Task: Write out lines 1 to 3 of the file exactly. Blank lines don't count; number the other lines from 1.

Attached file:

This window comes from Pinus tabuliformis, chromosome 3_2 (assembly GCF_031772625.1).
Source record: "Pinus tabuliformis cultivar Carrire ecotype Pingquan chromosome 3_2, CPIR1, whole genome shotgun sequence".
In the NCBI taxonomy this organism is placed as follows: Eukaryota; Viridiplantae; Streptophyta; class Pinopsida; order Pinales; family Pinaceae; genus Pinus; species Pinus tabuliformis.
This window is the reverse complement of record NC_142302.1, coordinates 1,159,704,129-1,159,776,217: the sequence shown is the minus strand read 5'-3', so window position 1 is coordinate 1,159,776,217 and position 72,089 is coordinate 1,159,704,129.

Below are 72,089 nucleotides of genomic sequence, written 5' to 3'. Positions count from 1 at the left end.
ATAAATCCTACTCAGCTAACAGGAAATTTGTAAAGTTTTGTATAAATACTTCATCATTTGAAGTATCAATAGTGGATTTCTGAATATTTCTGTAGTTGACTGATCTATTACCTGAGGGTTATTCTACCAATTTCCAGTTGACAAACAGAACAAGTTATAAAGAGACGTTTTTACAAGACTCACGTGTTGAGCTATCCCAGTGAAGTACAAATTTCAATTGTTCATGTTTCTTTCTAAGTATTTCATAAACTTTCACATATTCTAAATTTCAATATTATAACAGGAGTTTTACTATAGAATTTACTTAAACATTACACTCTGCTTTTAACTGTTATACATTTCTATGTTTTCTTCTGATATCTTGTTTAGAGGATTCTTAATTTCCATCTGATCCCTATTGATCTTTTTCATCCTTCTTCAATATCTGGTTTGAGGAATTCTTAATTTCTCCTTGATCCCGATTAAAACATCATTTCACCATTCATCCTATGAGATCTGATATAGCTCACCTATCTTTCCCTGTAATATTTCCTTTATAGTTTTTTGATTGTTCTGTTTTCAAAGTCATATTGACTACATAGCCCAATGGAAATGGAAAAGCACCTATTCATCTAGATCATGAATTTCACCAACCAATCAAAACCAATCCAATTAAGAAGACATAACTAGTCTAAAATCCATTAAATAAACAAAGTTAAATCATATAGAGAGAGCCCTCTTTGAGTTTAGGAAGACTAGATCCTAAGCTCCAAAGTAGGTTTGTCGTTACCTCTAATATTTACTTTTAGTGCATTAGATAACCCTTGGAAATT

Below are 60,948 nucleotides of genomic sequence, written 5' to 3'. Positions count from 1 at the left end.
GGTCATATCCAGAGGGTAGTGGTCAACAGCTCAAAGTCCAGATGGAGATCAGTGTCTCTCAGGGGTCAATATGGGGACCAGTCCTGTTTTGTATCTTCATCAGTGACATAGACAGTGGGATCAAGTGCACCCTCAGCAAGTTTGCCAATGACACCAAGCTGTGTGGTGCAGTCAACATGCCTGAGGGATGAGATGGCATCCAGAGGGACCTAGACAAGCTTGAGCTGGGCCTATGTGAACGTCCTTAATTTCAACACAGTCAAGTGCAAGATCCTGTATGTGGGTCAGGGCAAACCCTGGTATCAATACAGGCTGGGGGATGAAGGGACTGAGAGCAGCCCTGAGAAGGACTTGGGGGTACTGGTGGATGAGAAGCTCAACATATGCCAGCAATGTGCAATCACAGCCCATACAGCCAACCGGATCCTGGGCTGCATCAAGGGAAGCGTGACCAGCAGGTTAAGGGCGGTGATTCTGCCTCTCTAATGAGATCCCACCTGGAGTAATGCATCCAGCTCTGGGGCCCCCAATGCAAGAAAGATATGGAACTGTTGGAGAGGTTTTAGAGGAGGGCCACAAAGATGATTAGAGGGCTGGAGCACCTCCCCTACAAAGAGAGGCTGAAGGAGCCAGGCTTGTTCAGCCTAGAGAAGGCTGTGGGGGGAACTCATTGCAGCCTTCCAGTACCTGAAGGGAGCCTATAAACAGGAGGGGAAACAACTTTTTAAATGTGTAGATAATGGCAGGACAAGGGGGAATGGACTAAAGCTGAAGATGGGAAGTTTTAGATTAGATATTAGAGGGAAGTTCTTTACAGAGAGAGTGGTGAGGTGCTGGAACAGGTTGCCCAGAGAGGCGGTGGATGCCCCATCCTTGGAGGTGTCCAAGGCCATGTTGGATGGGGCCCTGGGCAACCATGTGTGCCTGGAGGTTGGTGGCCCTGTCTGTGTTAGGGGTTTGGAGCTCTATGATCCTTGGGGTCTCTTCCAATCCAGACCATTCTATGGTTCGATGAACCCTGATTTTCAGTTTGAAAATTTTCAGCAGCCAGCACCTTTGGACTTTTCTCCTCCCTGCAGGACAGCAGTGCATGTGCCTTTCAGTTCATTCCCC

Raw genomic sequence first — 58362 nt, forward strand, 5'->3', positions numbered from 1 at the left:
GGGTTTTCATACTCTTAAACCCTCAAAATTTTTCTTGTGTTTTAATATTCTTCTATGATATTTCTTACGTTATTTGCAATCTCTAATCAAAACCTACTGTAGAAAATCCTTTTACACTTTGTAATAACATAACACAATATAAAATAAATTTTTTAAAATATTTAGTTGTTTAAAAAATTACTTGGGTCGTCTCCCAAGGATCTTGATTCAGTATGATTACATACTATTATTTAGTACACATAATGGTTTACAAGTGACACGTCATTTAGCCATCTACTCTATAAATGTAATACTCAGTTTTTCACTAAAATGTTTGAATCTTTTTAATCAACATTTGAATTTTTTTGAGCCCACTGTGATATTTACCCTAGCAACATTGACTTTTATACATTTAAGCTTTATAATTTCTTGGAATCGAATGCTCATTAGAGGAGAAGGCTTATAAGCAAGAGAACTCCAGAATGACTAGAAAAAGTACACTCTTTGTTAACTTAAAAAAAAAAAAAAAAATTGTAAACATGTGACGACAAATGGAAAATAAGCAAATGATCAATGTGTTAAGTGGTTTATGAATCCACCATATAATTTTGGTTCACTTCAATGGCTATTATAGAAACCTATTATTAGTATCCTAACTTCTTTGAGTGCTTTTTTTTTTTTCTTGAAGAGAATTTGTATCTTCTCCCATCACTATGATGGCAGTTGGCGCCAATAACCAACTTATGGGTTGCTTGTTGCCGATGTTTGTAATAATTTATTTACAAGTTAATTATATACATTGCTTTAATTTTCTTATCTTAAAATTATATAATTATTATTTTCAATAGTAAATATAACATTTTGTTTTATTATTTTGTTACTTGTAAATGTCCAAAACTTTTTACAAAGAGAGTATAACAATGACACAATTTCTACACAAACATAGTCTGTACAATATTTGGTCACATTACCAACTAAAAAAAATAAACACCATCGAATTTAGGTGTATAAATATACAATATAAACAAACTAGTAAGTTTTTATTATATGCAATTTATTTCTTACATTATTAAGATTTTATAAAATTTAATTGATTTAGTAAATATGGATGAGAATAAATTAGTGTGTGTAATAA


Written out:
This window comes from Pinus tabuliformis, chromosome 3_2 (assembly GCF_031772625.1).
Source record: "Pinus tabuliformis cultivar Carrire ecotype Pingquan chromosome 3_2, CPIR1, whole genome shotgun sequence".
In the NCBI taxonomy this organism is placed as follows: Eukaryota; Viridiplantae; Streptophyta; class Pinopsida; order Pinales; family Pinaceae; genus Pinus; species Pinus tabuliformis.